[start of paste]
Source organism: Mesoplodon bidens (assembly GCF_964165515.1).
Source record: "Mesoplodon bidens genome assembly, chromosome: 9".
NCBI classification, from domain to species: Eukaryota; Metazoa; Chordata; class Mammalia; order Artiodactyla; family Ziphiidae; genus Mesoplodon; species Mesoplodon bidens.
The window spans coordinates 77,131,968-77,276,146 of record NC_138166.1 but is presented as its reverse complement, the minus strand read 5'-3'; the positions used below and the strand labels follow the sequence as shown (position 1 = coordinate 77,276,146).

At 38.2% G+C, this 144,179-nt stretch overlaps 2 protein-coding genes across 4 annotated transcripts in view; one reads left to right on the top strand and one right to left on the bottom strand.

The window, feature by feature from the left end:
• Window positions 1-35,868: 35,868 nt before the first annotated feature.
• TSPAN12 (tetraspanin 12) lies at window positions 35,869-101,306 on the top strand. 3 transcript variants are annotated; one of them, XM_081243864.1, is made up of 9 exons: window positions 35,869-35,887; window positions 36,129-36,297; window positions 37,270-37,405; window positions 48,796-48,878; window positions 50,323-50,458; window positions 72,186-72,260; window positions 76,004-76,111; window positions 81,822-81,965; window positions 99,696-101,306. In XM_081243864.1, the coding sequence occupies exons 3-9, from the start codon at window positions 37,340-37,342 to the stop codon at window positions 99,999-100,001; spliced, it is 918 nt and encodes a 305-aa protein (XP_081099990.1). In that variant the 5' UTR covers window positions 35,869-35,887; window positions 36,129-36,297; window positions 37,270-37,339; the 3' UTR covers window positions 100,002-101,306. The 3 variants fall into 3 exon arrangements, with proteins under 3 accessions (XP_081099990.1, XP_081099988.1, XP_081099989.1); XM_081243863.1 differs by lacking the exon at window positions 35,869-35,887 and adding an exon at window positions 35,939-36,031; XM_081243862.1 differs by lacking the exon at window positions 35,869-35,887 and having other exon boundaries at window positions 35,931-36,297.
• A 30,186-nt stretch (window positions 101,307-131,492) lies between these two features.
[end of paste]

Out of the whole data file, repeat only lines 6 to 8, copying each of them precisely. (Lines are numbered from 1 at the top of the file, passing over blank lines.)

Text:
The window, feature by feature from the left end:
• Window positions 1-35,868: 35,868 nt before the first annotated feature.
• TSPAN12 (tetraspanin 12) lies at window positions 35,869-101,306 on the top strand. 3 transcript variants are annotated; one of them, XM_081243864.1, is made up of 9 exons: window positions 35,869-35,887; window positions 36,129-36,297; window positions 37,270-37,405; window positions 48,796-48,878; window positions 50,323-50,458; window positions 72,186-72,260; window positions 76,004-76,111; window positions 81,822-81,965; window positions 99,696-101,306. In XM_081243864.1, the coding sequence occupies exons 3-9, from the start codon at window positions 37,340-37,342 to the stop codon at window positions 99,999-100,001; spliced, it is 918 nt and encodes a 305-aa protein (XP_081099990.1). In that variant the 5' UTR covers window positions 35,869-35,887; window positions 36,129-36,297; window positions 37,270-37,339; the 3' UTR covers window positions 100,002-101,306. The 3 variants fall into 3 exon arrangements, with proteins under 3 accessions (XP_081099990.1, XP_081099988.1, XP_081099989.1); XM_081243863.1 differs by lacking the exon at window positions 35,869-35,887 and adding an exon at window positions 35,939-36,031; XM_081243862.1 differs by lacking the exon at window positions 35,869-35,887 and having other exon boundaries at window positions 35,931-36,297.